The cast of Craig Cash and Caroline Aherne's hit sitcom The Royle Family.
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I don’t mind if politicians went to posh schools. I do mind if they don’t listen to anyone who didn’t

Ad hominem attacks make no sense. All young people should enjoy the opportunity to tell their stories.

Let me begin by paying you a compliment. I don’t care where you went to school. There – have I made your day? No? All right, I’ll go further: I also don’t care what your dad did for a living, or how your mum voted. Nor do I mind whether you ate your tea in front of the telly, dinner at the kitchen table or supper in the dining room. Maybe you didn’t have a telly. Or you called it a TV. Or you had one but it was hidden in a cabinet. And maybe you seldom ate an evening meal at home because you were in care, or at boarding school; and you can’t tell me what your dad did for a living because you never met him; and you don’t know how your mum votes because she never votes, because she’s the Queen.

I call it a compliment because, if you disagree with me about something, I’ll wonder what might be wrong with what I said, rather than what might be wrong with you. If I offer a conjecture, you might challenge that conjecture – but you could return the compliment by not challenging my life. It’s a pleasant fantasy, isn’t it? But, oh well, back to human beings.

To rail against ad hominem attacks is as pointless as to rail against Homo sapiens. We think: therefore, we often talk rubbish. The trouble with playing the person instead of the ball is that a) it makes you look like you’re not interested in the ball and b) you almost always get the wrong person. You’ll notice I slightly compromised the more familiar phrase “playing the man instead of the ball” in the interests of not excluding women (many of whom like or play football). You might say that this is overly fastidious. Or that I’m favouring political correctness over clarity. Fine. But I’d rather that you didn’t say I wrote that because I am a “typical left-wing luvvie”, for instance, because then I would know I was in the presence of a dick. And, flawed as I am, that would be the end of our potentially interesting chat. The “Well, you would say that . . .” school of thought is not so much a school as a hospice.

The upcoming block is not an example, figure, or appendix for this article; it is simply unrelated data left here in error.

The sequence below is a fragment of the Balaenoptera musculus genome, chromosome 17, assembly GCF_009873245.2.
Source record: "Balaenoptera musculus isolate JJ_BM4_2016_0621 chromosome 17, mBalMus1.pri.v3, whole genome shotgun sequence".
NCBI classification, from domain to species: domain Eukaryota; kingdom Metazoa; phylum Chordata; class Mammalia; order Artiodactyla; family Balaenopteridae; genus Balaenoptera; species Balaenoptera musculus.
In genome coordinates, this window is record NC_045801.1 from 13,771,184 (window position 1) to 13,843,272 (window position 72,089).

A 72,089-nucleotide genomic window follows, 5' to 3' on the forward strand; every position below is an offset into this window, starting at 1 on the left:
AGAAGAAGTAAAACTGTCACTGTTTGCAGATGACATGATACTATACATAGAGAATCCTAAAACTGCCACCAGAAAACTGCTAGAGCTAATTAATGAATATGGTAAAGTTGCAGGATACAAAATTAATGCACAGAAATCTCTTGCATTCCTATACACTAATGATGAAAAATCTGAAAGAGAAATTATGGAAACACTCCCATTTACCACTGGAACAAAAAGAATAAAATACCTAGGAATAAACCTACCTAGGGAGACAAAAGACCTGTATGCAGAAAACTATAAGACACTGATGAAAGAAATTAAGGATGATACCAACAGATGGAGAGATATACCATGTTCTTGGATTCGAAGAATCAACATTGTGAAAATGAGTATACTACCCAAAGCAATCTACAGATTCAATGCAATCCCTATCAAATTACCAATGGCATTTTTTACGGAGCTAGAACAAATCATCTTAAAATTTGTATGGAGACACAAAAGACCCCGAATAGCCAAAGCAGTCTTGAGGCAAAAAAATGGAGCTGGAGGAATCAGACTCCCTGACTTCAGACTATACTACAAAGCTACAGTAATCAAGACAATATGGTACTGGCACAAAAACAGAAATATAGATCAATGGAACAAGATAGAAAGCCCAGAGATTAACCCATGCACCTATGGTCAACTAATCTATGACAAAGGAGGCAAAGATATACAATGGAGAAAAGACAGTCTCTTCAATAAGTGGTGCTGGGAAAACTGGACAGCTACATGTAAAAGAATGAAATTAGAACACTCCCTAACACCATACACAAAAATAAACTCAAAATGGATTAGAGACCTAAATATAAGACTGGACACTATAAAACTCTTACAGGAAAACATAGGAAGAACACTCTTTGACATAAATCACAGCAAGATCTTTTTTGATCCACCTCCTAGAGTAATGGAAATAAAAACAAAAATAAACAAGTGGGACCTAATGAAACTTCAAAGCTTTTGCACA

It’s always a one-way street: I seek out the logical fallacies in argument, you are a benefit scrounger. I detect solecisms and lazy thinking, you are a public-school buffoon. I coolly weigh the evidence, you are a woman. We all do it. Rationality, objectivity: these things are essential to argument. But we are in trouble when we don’t recognise that we are swimming against the tide. Very bad things follow when we kid ourselves that we’re naturally rational, rather than the more humbling truth: naturally emotional.

So, perhaps a little forgiveness here. Does it matter that David Cameron went to Eton? Yes, it does. But do I blame, even hate, him for it? No, of course not: he was a child. We don’t withhold empathy from people who are lucky (though there are all kinds of luck: I’m not sure that, say, being waved off to boarding school at the age of seven is a guarantee of cloudless mental heath).

Yet we are free to judge people by what they do with that luck, and indeed by whether they show any sign of noticing it. I don’t mind that George Osborne went to St Paul’s School. I mind very much if he shows no sign of reading about, meeting and listening to a lot, and I mean, A LOT of people who didn’t. If the Chancellor of the Exchequer is not an expert on what it’s like to work on a zero-hours contract then he isn’t fit for the job.

It’s a matter of intellectual diversity. Where you have 20 people who all share roughly the same educational and life experiences, they’re going to come up with the same solutions to the same problems. Not only is equality of opportunity a good idea in terms of social justice (as ideas go, I can scarcely think of a better one), but the creative friction that comes from clever people from different backgrounds arguing about a common aim benefits all of us: business, politics, the arts, everyone.

Speaking of the arts, the recent handbag tussle between Chris Bryant and James Blunt made me think of The Royle Family and how long it took me to warm to it. Among other comments, the Labour culture spokesman criticised broadcasters for not making enough drama or comedy about working-class culture. The thing that initially alarmed me about Caroline Aherne and Craig Cash’s wonderful sitcom was how accurate it was. I grew up in a bungalow in the beautiful nowhere of Lincolnshire, where, to answer the questions above, we had our “tea” at the kitchen table and the thing in the corner of the “living room” was a “telly”. But then I scraped in to the grammar school, and then Cambridge. And from that moment – this isn’t rational, it’s just how it feels right now – I disqualified myself from writing about the people I grew up with. If I tried to write The Royle Family now, the critics wouldn’t review the show, they’d review me: I would pass them the ball and they would ask where I got my “Oxbridge football boots”.